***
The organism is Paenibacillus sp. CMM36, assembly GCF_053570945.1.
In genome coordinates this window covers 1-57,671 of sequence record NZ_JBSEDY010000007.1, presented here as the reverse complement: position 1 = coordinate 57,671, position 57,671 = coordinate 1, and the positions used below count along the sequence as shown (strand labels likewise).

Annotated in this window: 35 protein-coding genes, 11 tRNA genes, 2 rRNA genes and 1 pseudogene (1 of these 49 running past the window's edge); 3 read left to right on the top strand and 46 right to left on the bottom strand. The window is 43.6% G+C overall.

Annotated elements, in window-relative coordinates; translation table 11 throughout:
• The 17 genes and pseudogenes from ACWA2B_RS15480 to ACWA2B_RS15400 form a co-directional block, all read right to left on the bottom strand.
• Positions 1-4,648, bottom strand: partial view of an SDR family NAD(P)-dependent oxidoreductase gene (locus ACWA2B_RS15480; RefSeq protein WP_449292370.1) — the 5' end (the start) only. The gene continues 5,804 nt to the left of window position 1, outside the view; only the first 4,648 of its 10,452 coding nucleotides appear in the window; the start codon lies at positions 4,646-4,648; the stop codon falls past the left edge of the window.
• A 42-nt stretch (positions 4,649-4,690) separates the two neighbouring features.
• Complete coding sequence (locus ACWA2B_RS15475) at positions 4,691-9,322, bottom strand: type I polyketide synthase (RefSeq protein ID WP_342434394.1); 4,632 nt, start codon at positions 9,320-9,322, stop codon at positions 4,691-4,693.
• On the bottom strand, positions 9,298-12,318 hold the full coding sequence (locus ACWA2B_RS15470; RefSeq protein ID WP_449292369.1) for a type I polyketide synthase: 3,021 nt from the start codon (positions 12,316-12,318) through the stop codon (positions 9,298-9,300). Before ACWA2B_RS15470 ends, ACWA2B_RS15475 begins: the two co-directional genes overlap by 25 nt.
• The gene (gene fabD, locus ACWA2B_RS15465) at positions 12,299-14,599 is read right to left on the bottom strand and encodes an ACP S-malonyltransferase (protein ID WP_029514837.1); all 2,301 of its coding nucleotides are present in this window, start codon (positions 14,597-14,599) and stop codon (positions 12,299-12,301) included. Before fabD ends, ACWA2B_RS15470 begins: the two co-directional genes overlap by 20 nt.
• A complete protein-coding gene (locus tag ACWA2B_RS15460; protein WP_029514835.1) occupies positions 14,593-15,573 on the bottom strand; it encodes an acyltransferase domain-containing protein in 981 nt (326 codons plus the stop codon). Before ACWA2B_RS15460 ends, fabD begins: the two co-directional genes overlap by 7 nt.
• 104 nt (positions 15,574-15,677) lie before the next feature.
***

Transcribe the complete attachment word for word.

The organism is Paenibacillus sp. CMM36, assembly GCF_053570945.1.
In genome coordinates this window covers 1-57,671 of sequence record NZ_JBSEDY010000007.1, presented here as the reverse complement: position 1 = coordinate 57,671, position 57,671 = coordinate 1, and the positions used below count along the sequence as shown (strand labels likewise).

Annotated in this window: 35 protein-coding genes, 11 tRNA genes, 2 rRNA genes and 1 pseudogene (1 of these 49 running past the window's edge); 3 read left to right on the top strand and 46 right to left on the bottom strand. The window is 43.6% G+C overall.

Annotated elements, in window-relative coordinates; translation table 11 throughout:
• The 17 genes and pseudogenes from ACWA2B_RS15480 to ACWA2B_RS15400 form a co-directional block, all read right to left on the bottom strand.
• Positions 1-4,648, bottom strand: partial view of an SDR family NAD(P)-dependent oxidoreductase gene (locus ACWA2B_RS15480; RefSeq protein WP_449292370.1) — the 5' end (the start) only. The gene continues 5,804 nt to the left of window position 1, outside the view; only the first 4,648 of its 10,452 coding nucleotides appear in the window; the start codon lies at positions 4,646-4,648; the stop codon falls past the left edge of the window.
• A 42-nt stretch (positions 4,649-4,690) separates the two neighbouring features.
• Complete coding sequence (locus ACWA2B_RS15475) at positions 4,691-9,322, bottom strand: type I polyketide synthase (RefSeq protein ID WP_342434394.1); 4,632 nt, start codon at positions 9,320-9,322, stop codon at positions 4,691-4,693.
• On the bottom strand, positions 9,298-12,318 hold the full coding sequence (locus ACWA2B_RS15470; RefSeq protein ID WP_449292369.1) for a type I polyketide synthase: 3,021 nt from the start codon (positions 12,316-12,318) through the stop codon (positions 9,298-9,300). Before ACWA2B_RS15470 ends, ACWA2B_RS15475 begins: the two co-directional genes overlap by 25 nt.
• The gene (gene fabD, locus ACWA2B_RS15465) at positions 12,299-14,599 is read right to left on the bottom strand and encodes an ACP S-malonyltransferase (protein ID WP_029514837.1); all 2,301 of its coding nucleotides are present in this window, start codon (positions 14,597-14,599) and stop codon (positions 12,299-12,301) included. Before fabD ends, ACWA2B_RS15470 begins: the two co-directional genes overlap by 20 nt.
• A complete protein-coding gene (locus tag ACWA2B_RS15460; protein WP_029514835.1) occupies positions 14,593-15,573 on the bottom strand; it encodes an acyltransferase domain-containing protein in 981 nt (326 codons plus the stop codon). Before ACWA2B_RS15460 ends, fabD begins: the two co-directional genes overlap by 7 nt.
• 104 nt (positions 15,574-15,677) lie before the next feature.